Film: Who ruined Kenny?
'South Park' is to make its transfer from small to big screen this summer. But the last thing its makers want is for you to go and see it. Off the Drawing Board: More Cartoon Spin-offs
Thursday 22 April 1999
South Park: Bigger, Longer and Uncut is the story of what happens when Cartman, Kenny and Kyle are forced to spend their summer in a military training camp, and features the same mix of mad 'Nam vets, armless nurses, canine homosexuals and talkative pieces of faecal matter that made the television show such a hit with children all over the world. The movie will open in the United States in June. So shouldn't Parker be lighting a fat Havana with a $100 bill and looking around for a supermodel to marry?
In fact, he seems to be in a state of despair. He's giggling like a man in the first stages of hysteria. He's pining for his happy-go-lucky life before he sold his soul to Paramount Studios. "I'm dealing with insane people," he insists, like the hero of a Fifties why-won't-they-believe- me? alien invasion film. "Honestly. The people at the top are these old guys who don't have families and who've decided that their life is movies. Which is fine, except that it's made them insane. They can call you up and scream at you and say the most horrible things, and then call back an hour later as if nothing had happened. Matt and I are real close to being crazy ourselves."
And for South Park fans, here's the bombshell: "This is probably going to be the last thing we ever do for a studio." Oh my God, you're probably thinking, they're going to kill off Kenny. It may not be within their power to do so. "We love all the characters we've created for South Park. But Comedy Central [the cable channel that produces the TV series] owns South Park, not us. They could fire us tomorrow and continue doing the show, and we wouldn't be able to do a thing about it."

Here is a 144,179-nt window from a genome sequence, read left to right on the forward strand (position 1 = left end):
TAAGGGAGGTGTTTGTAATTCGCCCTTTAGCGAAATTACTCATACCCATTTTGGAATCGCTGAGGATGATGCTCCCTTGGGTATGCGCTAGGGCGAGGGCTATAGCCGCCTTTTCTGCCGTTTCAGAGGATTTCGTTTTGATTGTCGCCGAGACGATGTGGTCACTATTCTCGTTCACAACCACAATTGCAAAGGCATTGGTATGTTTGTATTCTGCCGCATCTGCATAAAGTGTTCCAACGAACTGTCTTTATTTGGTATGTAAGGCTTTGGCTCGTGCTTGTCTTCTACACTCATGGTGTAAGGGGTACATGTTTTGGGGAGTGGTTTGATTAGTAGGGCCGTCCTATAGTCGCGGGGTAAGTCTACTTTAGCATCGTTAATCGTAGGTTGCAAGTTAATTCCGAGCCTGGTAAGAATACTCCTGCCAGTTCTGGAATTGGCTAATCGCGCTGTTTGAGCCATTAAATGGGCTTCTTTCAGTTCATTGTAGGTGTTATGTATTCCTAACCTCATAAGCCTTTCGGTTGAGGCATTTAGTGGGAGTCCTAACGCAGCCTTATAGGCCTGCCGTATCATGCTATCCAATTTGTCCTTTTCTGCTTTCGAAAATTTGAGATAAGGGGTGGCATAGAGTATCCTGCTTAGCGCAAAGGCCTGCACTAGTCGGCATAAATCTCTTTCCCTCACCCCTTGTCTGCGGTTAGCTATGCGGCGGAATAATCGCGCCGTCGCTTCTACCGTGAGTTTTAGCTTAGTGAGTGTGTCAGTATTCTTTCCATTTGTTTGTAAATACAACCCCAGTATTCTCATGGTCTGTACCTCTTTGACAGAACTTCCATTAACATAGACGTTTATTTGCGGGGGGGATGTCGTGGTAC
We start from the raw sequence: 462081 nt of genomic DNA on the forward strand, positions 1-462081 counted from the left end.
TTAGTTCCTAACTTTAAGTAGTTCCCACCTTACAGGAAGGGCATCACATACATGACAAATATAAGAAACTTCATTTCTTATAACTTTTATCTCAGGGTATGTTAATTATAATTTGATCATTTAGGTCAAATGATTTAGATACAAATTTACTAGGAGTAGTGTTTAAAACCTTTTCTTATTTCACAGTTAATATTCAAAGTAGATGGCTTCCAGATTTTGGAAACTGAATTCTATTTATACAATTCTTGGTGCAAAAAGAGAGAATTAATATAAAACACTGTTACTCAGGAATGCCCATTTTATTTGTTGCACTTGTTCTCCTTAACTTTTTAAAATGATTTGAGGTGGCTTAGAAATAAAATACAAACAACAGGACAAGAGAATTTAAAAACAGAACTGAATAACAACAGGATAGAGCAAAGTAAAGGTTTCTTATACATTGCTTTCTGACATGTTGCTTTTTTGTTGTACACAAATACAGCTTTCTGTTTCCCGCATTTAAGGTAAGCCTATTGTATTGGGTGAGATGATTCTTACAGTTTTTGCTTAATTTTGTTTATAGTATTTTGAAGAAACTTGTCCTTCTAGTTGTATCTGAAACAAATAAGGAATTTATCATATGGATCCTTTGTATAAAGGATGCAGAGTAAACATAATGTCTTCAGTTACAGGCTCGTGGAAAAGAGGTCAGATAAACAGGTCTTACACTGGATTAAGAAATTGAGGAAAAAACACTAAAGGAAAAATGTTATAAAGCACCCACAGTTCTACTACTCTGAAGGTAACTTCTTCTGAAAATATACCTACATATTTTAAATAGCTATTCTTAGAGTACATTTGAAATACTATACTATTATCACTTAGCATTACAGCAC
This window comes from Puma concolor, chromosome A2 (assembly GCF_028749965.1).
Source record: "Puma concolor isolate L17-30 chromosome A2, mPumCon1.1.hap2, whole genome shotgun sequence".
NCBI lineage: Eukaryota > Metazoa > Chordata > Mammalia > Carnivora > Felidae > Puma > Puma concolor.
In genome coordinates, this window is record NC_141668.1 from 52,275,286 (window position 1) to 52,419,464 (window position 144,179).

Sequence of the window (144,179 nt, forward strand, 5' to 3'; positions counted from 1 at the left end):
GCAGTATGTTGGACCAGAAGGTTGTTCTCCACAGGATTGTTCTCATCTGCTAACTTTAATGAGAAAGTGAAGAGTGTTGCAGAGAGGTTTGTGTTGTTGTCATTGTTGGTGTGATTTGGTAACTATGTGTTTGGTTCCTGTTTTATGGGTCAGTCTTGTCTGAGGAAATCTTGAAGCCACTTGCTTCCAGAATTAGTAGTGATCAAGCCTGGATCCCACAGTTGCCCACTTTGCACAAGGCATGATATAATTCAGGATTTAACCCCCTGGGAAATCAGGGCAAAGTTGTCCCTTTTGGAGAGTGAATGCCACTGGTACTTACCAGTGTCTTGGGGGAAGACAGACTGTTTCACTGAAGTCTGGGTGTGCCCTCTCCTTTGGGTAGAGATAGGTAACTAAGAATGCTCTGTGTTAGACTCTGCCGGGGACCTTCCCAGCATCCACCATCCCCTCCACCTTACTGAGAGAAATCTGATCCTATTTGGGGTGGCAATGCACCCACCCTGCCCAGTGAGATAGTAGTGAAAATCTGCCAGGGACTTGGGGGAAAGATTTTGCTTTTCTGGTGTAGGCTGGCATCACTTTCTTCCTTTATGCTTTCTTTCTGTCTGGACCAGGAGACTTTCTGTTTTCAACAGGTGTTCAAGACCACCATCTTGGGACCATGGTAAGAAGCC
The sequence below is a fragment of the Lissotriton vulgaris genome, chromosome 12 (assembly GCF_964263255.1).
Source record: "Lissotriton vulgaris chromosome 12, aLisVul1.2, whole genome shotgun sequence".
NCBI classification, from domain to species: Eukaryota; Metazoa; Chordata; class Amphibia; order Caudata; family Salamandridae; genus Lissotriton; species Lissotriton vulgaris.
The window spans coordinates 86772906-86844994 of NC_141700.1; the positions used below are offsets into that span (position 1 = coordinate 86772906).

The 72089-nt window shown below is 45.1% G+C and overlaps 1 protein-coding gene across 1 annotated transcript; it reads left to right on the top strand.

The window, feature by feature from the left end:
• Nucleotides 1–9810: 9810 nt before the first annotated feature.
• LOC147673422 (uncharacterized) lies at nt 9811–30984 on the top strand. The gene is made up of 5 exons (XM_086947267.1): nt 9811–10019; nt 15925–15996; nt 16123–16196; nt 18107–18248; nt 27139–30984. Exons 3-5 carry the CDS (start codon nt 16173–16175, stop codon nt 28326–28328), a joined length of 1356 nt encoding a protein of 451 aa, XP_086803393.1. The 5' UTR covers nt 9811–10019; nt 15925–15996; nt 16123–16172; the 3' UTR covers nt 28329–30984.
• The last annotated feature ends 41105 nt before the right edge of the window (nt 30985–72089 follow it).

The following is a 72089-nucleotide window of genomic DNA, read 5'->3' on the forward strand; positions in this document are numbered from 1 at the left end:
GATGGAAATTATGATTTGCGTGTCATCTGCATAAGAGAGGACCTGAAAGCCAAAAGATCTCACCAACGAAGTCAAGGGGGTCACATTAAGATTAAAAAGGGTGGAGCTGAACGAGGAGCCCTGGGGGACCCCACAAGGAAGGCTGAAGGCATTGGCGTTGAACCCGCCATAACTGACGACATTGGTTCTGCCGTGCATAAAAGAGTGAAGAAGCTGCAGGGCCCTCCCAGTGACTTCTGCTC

If you want a peek at Stone and Parker's idyllic pre-Comedy Central and Paramount life, then you should see Orgazmo, a low-budget comedy that they were in the middle of filming when South Park was greenlighted for production. Except now, you can't. It opened in the UK three weeks ago, and it's already disappeared without trace. The public, it seems, didn't share its creators' enthusiasm. Although it's easily the best kung fu comedy about a Mormon who inadvertently becomes a porn superstar that you're ever likely to see, Sight and Sound magazine found it "almost unwatchable" and Loaded declared it "one of the worst films ever made". For Parker, however, it's a nostalgia trip that makes him feel all warm inside.
It all began as a prank on Robert Redford and the Latter-day Saints - a kind of revenge thing. Redford funds the Sundance Film Festival, held annually in the Mormon state of Utah. And the festival's selectors had snubbed several of Parker's previous efforts - works such as Cannibal: The Musical, a song-and-dance spectacular about a group of Colorado miners who eat each other for breakfast. "Orgazmo was a film festival joke," he explains. "People were meant to go in expecting something artistic, and find themselves watching a film about two guys who use a dildo ray gun to give spontaneous orgasms to rabbis."